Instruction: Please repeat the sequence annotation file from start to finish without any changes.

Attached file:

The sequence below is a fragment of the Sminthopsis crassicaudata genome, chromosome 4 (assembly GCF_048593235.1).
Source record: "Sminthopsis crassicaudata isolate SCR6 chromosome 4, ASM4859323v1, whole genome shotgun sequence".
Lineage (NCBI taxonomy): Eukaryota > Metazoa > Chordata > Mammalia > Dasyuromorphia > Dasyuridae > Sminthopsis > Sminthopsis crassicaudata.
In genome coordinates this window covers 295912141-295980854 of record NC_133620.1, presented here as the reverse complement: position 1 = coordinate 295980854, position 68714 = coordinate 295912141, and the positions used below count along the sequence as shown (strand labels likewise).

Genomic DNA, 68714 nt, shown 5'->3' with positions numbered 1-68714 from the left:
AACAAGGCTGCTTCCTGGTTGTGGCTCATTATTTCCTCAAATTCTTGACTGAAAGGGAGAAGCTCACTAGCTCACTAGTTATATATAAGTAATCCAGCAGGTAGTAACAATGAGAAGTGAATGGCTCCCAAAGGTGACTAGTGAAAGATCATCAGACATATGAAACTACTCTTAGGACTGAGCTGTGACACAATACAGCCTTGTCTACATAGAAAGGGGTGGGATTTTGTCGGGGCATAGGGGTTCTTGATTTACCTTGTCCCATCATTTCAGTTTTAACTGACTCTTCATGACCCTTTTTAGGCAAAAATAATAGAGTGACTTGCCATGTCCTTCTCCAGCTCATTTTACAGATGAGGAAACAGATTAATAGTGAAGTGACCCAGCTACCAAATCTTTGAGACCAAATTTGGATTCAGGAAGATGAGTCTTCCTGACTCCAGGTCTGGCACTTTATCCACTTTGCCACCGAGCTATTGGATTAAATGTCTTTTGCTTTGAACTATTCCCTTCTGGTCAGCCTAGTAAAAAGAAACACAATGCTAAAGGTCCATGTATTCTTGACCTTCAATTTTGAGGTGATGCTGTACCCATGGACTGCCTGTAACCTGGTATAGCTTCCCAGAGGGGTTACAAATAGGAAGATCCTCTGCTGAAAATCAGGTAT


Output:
The sequence below is a fragment of the Sminthopsis crassicaudata genome, chromosome 4 (assembly GCF_048593235.1).
Source record: "Sminthopsis crassicaudata isolate SCR6 chromosome 4, ASM4859323v1, whole genome shotgun sequence".
Lineage (NCBI taxonomy): Eukaryota > Metazoa > Chordata > Mammalia > Dasyuromorphia > Dasyuridae > Sminthopsis > Sminthopsis crassicaudata.
In genome coordinates this window covers 295912141-295980854 of record NC_133620.1, presented here as the reverse complement: position 1 = coordinate 295980854, position 68714 = coordinate 295912141, and the positions used below count along the sequence as shown (strand labels likewise).

Genomic DNA, 68714 nt, shown 5'->3' with positions numbered 1-68714 from the left:
AACAAGGCTGCTTCCTGGTTGTGGCTCATTATTTCCTCAAATTCTTGACTGAAAGGGAGAAGCTCACTAGCTCACTAGTTATATATAAGTAATCCAGCAGGTAGTAACAATGAGAAGTGAATGGCTCCCAAAGGTGACTAGTGAAAGATCATCAGACATATGAAACTACTCTTAGGACTGAGCTGTGACACAATACAGCCTTGTCTACATAGAAAGGGGTGGGATTTTGTCGGGGCATAGGGGTTCTTGATTTACCTTGTCCCATCATTTCAGTTTTAACTGACTCTTCATGACCCTTTTTAGGCAAAAATAATAGAGTGACTTGCCATGTCCTTCTCCAGCTCATTTTACAGATGAGGAAACAGATTAATAGTGAAGTGACCCAGCTACCAAATCTTTGAGACCAAATTTGGATTCAGGAAGATGAGTCTTCCTGACTCCAGGTCTGGCACTTTATCCACTTTGCCACCGAGCTATTGGATTAAATGTCTTTTGCTTTGAACTATTCCCTTCTGGTCAGCCTAGTAAAAAGAAACACAATGCTAAAGGTCCATGTATTCTTGACCTTCAATTTTGAGGTGATGCTGTACCCATGGACTGCCTGTAACCTGGTATAGCTTCCCAGAGGGGTTACAAATAGGAAGATCCTCTGCTGAAAATCAGGTAT